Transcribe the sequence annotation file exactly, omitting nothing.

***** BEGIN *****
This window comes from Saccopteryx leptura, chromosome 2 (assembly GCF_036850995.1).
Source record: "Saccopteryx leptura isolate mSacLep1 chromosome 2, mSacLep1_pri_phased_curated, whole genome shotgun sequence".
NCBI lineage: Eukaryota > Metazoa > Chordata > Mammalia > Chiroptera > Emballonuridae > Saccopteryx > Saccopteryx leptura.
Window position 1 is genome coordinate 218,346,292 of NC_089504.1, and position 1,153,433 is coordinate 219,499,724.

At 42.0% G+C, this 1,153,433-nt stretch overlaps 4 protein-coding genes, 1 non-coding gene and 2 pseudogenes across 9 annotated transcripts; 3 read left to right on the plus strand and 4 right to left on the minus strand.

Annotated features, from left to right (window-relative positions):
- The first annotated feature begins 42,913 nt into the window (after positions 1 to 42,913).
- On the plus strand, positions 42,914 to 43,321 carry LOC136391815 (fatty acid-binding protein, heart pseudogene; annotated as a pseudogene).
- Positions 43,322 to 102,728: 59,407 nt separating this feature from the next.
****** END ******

This window comes from Saccopteryx leptura, chromosome 2 (assembly GCF_036850995.1).
Source record: "Saccopteryx leptura isolate mSacLep1 chromosome 2, mSacLep1_pri_phased_curated, whole genome shotgun sequence".
NCBI lineage: Eukaryota > Metazoa > Chordata > Mammalia > Chiroptera > Emballonuridae > Saccopteryx > Saccopteryx leptura.
Window position 1 is genome coordinate 218,346,292 of NC_089504.1, and position 1,153,433 is coordinate 219,499,724.

At 42.0% G+C, this 1,153,433-nt stretch overlaps 4 protein-coding genes, 1 non-coding gene and 2 pseudogenes across 9 annotated transcripts; 3 read left to right on the plus strand and 4 right to left on the minus strand.

Annotated features, from left to right (window-relative positions):
- The first annotated feature begins 42,913 nt into the window (after positions 1 to 42,913).
- On the plus strand, positions 42,914 to 43,321 carry LOC136391815 (fatty acid-binding protein, heart pseudogene; annotated as a pseudogene).
- Positions 43,322 to 102,728: 59,407 nt separating this feature from the next.